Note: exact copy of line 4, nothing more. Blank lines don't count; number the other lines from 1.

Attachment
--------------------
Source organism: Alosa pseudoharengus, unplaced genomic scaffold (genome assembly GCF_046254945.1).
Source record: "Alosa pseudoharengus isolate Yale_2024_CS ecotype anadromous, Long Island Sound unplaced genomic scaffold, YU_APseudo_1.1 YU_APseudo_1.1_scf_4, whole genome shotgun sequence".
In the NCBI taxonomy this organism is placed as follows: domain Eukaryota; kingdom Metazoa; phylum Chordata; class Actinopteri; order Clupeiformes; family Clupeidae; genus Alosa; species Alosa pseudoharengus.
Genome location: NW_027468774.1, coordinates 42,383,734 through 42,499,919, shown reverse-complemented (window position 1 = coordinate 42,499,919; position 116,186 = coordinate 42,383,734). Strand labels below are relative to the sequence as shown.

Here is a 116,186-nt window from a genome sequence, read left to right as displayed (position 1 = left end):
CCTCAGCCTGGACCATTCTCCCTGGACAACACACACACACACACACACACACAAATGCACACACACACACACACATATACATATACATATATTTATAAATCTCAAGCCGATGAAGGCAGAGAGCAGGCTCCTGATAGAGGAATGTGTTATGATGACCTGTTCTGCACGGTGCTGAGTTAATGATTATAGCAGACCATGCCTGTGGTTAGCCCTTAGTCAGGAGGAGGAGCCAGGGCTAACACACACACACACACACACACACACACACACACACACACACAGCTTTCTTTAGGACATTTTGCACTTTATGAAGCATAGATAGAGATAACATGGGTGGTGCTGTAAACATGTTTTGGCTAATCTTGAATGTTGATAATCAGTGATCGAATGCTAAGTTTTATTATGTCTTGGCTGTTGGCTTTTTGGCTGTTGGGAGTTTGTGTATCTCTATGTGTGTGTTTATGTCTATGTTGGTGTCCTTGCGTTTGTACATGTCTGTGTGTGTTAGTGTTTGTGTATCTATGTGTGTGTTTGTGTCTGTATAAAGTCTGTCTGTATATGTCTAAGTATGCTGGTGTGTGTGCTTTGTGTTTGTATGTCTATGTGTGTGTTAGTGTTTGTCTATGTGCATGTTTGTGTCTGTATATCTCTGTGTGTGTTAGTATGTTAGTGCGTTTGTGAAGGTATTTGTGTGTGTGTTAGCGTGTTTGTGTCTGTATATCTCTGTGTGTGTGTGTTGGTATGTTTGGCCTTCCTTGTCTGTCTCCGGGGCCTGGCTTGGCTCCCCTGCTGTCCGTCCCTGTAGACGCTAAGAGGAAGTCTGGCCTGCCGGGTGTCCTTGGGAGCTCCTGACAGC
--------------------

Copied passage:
Genome location: NW_027468774.1, coordinates 42,383,734 through 42,499,919, shown reverse-complemented (window position 1 = coordinate 42,499,919; position 116,186 = coordinate 42,383,734). Strand labels below are relative to the sequence as shown.